The Definitive Thelonious Monk On Prestige and Riverside

Thelonious Monk

The Definitive Thelonious Monk On Prestige and Riv
  • CAT # RIV-32324-25

    DISC ONE  
    1. Bye-Ya 2:48
    2. We See 5:17
    3. Blue Monk 7:35
    4. I Want To Be Happy 7:39
    5. Bemsha Swing 9:30
    6. Caravan 5:56
    7. Tea For Two 5:54
    8. Pannonica 8:52
    9. Brilliant Corners 7:47
    10. ’Round Midnight 6:44
    DISC TWO  
    1. Well, You Needn't 11:23
    2. Off Minor (Take 5) 5:10
    3. Epistrophy (Alternate Take) 3:09
    4. Trinkle, Tinkle 6:42
    5. Rhythm-a-ning 5:17
    6. Evidence 8:48
    7. Nutty 5:20
    8. Little Rootie Tootie 8:56
    9. Straight, No Chaser 9:23
    10. Ruby, My Dear 4:01
    11. Four In One 8:41

The Definitive Thelonious Monk on Prestige and Riverside covers a broad span of the '50s, beginning with trio sessions in New York featuring bassist Gary Mapp and drummer Art Blakey in October 1952 and stretching to sextet dates in San Francisco with trumpeter Joe Gordon, tenor saxophonists Harold Land and Charlie Rouse, bassist John Ore and drummer Billy Higgins in April 1960.

"This is some of the most amazing Thelonious Monk on record," says Nick Phillips, Concord Music Group's Vice President of Jazz and Catalog A&R and the producer of the Definitive series. "Whether he's playing a standard or one of his own compositions, he sounds uniquely like Thelonious Monk and nobody else. All of the tunes in this collection that Monk wrote have become jazz standards. Conversely, he plays standard tunes like `Caravan' and `Tea for Two' with such distinctive genius that you'd swear he had written them himself."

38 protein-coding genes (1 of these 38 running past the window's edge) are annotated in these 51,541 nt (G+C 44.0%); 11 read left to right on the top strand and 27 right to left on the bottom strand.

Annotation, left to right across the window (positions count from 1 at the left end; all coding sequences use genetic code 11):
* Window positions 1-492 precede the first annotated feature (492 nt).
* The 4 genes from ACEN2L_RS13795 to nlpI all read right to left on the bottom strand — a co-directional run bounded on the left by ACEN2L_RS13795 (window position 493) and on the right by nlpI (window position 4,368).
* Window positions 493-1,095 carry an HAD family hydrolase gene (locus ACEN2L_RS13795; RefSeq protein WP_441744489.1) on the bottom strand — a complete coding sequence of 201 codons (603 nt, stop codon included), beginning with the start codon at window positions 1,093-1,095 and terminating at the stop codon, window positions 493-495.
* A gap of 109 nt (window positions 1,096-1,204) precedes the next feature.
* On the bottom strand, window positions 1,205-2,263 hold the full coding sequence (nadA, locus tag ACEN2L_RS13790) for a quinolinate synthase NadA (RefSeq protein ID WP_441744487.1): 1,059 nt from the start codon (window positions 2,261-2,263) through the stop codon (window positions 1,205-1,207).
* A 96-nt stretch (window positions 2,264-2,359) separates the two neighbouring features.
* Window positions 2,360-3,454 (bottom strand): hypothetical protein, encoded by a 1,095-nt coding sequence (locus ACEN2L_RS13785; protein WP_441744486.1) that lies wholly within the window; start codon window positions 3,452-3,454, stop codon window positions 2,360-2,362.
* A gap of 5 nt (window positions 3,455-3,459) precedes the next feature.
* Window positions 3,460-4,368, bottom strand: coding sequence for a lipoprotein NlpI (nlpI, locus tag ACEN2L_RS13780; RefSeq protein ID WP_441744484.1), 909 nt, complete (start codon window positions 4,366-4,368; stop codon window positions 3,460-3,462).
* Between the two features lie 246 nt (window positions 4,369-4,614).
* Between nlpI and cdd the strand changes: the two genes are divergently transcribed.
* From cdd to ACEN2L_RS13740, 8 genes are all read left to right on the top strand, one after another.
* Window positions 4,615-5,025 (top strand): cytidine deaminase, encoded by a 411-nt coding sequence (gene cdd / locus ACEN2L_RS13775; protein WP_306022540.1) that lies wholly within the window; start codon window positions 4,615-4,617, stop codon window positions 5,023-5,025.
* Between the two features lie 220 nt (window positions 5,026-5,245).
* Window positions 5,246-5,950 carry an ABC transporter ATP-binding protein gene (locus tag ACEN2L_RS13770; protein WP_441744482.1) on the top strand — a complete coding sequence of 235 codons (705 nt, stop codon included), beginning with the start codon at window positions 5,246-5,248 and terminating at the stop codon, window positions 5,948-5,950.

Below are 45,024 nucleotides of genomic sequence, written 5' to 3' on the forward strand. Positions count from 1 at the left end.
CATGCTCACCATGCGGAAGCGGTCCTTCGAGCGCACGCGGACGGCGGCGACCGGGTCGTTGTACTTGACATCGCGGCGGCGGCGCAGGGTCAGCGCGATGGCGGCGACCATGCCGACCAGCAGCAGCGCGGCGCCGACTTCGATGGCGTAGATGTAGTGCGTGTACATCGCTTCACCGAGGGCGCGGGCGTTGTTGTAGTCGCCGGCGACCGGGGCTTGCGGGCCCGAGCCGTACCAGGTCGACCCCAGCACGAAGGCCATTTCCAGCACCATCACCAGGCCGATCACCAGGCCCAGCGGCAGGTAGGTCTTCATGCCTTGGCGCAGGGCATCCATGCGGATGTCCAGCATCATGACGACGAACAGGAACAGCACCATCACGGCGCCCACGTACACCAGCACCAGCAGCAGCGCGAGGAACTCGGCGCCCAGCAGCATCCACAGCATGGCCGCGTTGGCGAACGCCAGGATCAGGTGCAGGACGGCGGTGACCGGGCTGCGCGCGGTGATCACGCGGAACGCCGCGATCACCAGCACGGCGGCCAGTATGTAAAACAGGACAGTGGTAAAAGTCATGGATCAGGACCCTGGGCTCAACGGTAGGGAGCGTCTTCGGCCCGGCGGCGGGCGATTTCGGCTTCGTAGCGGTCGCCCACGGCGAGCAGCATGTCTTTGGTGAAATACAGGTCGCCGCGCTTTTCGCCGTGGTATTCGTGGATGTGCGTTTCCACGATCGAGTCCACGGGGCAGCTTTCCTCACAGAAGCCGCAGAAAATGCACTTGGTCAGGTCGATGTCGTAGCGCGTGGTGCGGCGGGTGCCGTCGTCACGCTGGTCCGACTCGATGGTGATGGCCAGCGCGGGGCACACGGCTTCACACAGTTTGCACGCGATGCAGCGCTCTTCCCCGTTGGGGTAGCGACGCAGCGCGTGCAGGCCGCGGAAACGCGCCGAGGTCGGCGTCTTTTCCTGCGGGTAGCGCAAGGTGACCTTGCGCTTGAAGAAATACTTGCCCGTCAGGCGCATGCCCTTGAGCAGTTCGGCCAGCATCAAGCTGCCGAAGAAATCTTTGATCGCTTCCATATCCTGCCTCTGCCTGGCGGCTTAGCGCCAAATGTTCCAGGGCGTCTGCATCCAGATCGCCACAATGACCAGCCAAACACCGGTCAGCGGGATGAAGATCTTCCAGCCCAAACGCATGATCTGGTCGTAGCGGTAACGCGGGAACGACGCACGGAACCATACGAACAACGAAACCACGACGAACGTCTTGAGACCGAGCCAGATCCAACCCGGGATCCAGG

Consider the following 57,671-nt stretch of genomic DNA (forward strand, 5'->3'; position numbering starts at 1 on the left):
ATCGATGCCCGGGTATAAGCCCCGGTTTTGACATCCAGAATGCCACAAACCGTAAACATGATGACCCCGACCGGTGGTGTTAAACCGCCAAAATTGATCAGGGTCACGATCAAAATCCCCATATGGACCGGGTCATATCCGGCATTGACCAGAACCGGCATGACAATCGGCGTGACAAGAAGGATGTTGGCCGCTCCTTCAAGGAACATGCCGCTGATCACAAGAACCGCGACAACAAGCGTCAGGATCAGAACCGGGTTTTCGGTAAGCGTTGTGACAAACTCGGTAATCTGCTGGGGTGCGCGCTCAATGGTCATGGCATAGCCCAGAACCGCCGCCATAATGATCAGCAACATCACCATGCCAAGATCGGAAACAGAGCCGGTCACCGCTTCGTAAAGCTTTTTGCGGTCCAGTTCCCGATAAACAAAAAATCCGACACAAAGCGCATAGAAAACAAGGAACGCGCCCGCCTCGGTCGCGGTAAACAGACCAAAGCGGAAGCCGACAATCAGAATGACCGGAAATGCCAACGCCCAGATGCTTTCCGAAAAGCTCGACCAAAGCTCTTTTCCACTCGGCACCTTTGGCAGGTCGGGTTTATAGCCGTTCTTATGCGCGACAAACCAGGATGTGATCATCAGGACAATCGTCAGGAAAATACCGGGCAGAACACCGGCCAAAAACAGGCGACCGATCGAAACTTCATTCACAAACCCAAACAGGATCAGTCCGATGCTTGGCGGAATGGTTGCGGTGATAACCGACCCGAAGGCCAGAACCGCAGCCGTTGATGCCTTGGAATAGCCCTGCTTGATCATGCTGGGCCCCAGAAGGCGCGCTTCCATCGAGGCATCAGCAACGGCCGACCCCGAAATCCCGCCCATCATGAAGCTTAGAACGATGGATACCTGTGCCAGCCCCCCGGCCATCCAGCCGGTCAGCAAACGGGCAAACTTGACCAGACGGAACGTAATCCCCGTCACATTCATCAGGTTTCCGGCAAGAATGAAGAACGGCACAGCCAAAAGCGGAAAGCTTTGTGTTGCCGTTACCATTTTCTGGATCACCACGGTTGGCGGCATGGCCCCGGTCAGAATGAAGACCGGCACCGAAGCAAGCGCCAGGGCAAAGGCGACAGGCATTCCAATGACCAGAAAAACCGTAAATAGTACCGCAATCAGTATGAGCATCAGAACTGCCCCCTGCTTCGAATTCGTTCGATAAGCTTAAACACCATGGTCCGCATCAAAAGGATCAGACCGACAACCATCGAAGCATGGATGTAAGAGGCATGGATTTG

But Monk was no overnight sensation. He made "a long, slow climb from underground to mainstream adulation, and the ten-year period represented by this collection captures that ascent," says veteran music journalist Ashley Kahn in his liner notes. "The one constant -- creatively, promotionally, and economically -- was his recordings. First for Prestige Records from 1952 to '54, then for the Riverside label from '55 to '61, Monk was afforded the chance to create new music and work with a number of significant jazz peers in a number of contexts -- from solo piano, to trios, to quartets, even a big band . . . Most importantly, what Monk composed and recorded during the '50s amount to the definitive versions of some of the most enduring, joyous melodies in modern jazz."

Find out more about Thelonious Monk

MORE RELEASES FROM THELONIOUS MONK

Concord Music Group is launching five new titles in its Very Best Of jazz series, which showcases some of the very best tracks culled from the… More
Among the other aspects of his genius, Thelonious Monk was a brilliant solo pianist, as he proved on two classic unaccompanied recitals for… More
Today Thelonious Monk stands as an individual, a highly original musician who is the mentor of many young musicians in New York and the influence… More
Orrin Keepnews' commentary (from his new liner notes): "This, you might say, is an album of undiluted Monk." More
Orrin Keepnews' commentary (from the new liner notes): “This album was actually one of the major factors in the successful battle to win new… More
The quartet has always seemed to be Thelonious’s favorite musical format—it is the context he has worked in most often during his long… More
This previously unreleased live album features Thelonious Monk on piano, Charlie Rose groovin' the alto sax, Steve Swallow, playin' bass, and Ben… More
Remastered in 24-bit from the original master tapes. Part of our Keepnews Collection, which spotlights classic albums originally produced by the… More
Ironically, in 1964, the year that Riverside 's doors closed, Thelonious Monk appeared on the cover of Time magazine. By then, he was… More
Monk's Music is among the most significant of Thelonious's classic Riverside albums. Here he was literally looking back and ahead at the same… More
with Art Blakey, Kenny Clarke, John Coltrane, Ray Copeland, Frank Foster, Gigi Gryce, Coleman Hawkins, Gerry Mulligan, Oscar Pettiford, Curly… More
Because a relatively small number of his breakthrough recordings—33 selections, including alternate takes, as leader and sideman, in just… More